IDGNet Virus & Security Watch Friday 6 June 2003

Introduction: * Critical IE & Yahoo! client updates, Sobig.C & Bugbear.B viruses rage Virus News: * SoBig can't get round it... * New Bugbear variant starts its rampage Security News: * Yet another cumulative Internet Explorer patch * MS03-019 severity rating revised * AdSubtract banner ad blocking software may proxy e-mail/spam * Yahoo! Audio Conferencing update fixes buffer overflow

Introduction:

* Critical IE & Yahoo! client updates, Sobig.C & Bugbear.B viruses rage

Virus News:

* SoBig can't get round it...

* New Bugbear variant starts its rampage

Security News:

* Yet another cumulative Internet Explorer patch

* MS03-019 severity rating revised

* AdSubtract banner ad blocking software may proxy e-mail/spam

* Yahoo! Audio Conferencing update fixes buffer overflow

Introduction:

Critical cumulative security patches for IE should be nothing new to Windows administrators, and their skills in obtaining, testing and rolling out such can be honed again this weekend... Also, the irony of installing banner advertisement blocking software that enables spammers to anonymously relay e-mail through your system cannot be overlooked in the AdSubtract item, and users of Yahoo! Chat and/or Messenger servicess hould be aware there is a critical security-related update available for the Yahoo! client software.

On the virus front, a couple more mass-mailers have been cooking up a storm, with one looking to be the biggest new thing for quite some time.

Virus News:

* SoBig can't get round it...

Yet another Sobig variant, Win32/Sobig.C@mm, has been released. Like its forebears it is a mass-mailer that sends copies of itself to all addresses it can harvest from multiple common sources of e-mail addresses on its victims' machines, uses a small set of Subject: lines and message bodies, sets itself to run at system startup and tries to spread to the Startup directory on other machines visible via Windows networking shares. Unlike its forebears, it spoofs the From: header rather than using one hard-coded address.

Also like the earlier variants, Sobig.C has a 'drop dead' date, after which it stops spreading. It also tries to download and install additional software (possibly including updated or modified copies of itself) from a web site but this functionality continues after the drop dead date of 8 June if it is left active on a machine. Fortunately these 'update sites' have been closed and the web hosting company responsible for them will prevent the re-creation of these sites.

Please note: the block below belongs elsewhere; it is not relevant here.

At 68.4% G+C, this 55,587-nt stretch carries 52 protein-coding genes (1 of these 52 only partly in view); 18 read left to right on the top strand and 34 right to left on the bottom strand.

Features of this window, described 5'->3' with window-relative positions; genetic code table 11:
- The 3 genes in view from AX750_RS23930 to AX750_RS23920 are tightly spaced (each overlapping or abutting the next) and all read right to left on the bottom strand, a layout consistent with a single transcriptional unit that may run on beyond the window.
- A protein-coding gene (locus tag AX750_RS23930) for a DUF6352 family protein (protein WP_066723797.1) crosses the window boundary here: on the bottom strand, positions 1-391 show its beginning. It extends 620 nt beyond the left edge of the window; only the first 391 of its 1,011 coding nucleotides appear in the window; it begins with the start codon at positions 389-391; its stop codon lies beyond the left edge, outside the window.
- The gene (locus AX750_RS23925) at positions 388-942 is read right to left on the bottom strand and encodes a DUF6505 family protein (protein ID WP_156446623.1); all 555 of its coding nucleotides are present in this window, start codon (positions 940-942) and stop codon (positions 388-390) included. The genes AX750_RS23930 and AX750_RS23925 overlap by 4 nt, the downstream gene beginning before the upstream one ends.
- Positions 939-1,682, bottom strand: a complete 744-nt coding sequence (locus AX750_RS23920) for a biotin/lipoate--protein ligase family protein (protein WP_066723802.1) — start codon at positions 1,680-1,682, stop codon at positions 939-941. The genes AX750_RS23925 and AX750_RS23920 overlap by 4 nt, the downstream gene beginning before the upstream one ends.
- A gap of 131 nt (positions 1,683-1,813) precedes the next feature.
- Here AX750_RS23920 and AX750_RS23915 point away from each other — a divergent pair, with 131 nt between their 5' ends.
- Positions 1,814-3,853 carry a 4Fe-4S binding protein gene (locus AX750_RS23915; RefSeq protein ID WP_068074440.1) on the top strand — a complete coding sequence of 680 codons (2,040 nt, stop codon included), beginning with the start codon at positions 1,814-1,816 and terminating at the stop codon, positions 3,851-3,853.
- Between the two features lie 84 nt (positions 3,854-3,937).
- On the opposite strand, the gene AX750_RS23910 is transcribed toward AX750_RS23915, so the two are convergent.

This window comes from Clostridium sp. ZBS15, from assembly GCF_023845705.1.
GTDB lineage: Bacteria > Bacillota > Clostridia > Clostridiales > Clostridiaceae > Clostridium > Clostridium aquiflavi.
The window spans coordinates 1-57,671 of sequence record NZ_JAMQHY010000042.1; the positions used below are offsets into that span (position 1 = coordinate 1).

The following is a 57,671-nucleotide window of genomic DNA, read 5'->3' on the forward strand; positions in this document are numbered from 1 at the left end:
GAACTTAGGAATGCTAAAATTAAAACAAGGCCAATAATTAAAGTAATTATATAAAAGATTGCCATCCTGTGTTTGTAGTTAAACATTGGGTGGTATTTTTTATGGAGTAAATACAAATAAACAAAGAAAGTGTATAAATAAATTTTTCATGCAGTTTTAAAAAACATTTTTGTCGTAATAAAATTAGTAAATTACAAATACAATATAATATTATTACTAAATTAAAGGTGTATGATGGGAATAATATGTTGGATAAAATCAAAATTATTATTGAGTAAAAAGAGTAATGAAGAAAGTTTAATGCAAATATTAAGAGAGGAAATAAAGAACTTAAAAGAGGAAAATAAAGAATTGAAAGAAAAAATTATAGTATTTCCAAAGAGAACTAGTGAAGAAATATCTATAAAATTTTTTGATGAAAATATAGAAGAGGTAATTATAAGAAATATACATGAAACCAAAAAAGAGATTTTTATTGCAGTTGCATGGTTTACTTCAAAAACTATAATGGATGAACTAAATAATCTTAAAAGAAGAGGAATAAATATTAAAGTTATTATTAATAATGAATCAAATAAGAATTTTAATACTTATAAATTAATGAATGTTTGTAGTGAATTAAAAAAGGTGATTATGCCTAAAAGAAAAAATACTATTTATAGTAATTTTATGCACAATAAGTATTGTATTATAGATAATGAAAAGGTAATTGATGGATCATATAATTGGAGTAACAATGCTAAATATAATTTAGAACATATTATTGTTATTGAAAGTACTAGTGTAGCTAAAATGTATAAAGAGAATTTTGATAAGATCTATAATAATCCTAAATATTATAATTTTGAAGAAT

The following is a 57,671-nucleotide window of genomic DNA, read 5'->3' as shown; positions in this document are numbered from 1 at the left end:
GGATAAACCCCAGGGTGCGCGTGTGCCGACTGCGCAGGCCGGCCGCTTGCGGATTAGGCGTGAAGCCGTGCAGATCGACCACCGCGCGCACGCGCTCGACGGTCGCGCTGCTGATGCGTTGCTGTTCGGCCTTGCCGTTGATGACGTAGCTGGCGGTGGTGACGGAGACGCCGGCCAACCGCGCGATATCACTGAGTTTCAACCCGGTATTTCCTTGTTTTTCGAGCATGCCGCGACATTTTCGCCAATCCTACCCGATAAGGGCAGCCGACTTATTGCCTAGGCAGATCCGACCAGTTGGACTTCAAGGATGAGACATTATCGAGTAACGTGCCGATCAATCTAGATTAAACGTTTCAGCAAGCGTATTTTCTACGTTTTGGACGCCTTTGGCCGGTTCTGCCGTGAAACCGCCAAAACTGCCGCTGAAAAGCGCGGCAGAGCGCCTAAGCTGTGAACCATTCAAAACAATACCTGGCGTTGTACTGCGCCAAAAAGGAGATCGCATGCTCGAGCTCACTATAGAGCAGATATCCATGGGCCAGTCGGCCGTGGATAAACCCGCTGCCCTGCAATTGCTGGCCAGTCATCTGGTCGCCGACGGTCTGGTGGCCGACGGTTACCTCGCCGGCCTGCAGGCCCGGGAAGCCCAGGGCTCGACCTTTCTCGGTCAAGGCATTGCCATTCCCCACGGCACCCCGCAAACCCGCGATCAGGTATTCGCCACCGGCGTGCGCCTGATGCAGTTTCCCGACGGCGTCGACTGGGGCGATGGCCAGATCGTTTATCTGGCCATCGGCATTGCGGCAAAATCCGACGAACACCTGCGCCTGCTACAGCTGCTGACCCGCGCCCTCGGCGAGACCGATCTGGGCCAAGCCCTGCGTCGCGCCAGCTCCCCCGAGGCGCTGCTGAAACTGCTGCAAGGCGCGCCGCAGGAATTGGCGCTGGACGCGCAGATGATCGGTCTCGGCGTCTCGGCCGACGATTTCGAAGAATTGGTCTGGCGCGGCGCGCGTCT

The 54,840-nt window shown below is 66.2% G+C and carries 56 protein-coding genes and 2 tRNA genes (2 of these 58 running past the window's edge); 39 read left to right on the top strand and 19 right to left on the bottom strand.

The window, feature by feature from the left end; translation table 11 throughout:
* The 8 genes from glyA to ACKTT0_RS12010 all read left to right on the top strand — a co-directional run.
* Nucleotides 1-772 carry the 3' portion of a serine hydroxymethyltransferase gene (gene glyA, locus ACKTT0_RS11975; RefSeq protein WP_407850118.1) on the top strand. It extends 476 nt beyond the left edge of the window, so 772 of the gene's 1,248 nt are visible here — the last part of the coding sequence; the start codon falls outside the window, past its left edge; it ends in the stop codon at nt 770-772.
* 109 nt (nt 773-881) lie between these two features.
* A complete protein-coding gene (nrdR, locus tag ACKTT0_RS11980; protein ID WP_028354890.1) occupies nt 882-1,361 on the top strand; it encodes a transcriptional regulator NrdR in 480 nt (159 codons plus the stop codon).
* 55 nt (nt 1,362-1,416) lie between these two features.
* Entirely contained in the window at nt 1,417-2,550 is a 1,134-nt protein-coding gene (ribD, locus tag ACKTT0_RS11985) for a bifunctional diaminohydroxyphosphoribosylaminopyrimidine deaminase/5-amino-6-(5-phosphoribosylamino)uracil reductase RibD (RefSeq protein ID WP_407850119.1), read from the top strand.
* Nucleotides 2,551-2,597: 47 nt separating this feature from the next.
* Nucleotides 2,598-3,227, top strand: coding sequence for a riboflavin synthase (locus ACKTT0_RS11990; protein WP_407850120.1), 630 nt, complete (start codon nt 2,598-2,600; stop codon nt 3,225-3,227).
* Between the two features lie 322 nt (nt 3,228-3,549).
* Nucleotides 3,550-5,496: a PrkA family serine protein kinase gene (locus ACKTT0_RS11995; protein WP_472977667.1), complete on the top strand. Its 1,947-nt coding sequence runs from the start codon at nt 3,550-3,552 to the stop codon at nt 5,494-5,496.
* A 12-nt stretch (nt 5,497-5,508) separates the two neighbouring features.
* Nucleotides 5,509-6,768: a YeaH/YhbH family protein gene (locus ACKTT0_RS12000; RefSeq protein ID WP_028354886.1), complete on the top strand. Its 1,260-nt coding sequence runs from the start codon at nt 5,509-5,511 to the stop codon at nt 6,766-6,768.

MessageLabs detected significant numbers of Sobig.C in the first few days of June (it was apparently released on 31 May) and it is, as of this writing, the most detected virus at the UK e-mail ASP this month (though by the time you read this, the new Bugbear variant may have outrun it - see next item).

If recent history is anything to go by, on or around 8 June we should see yet another Sobig variant released...

Computer Associates Virus Information Center - Sobig.C

F-Secure Security Information Center - Sobig.C

Kaspersky Lab Virus Encyclopedia - Sobig.C

Network Associates Virus Information Library - Sobig.C

Sophos Virus Info - Sobig.C

Symantec Security Response - Sobig.C

Trend Micro Virus Information Center - Sobig.C

* New Bugbear variant starts its rampage

88,000-plus copies of Bugbear.B had, as of this writing, been intercepted by MessageLabs during the first day of this new Bugbear variant's mass e-mail distribution. Its 'success' seems rather surprising, given that it uses attachment types that any sane system administrator will have been arbitrarily blocking for quite some time now. As well as mass-mailing itself to all addresses found in several locations on the victims' machines, Bugbear.B copies itself to Windows startup folders on network shares. Bugbear.B's e-mail messages are highly variable, being composed of text randomly selected from random text and document files or other e-mail messages on the victim machine. It also spoofs the From: address and its attachment names are randomly constructed from combinations of words and filenames from the victim machine and word and extension lists inside its own code.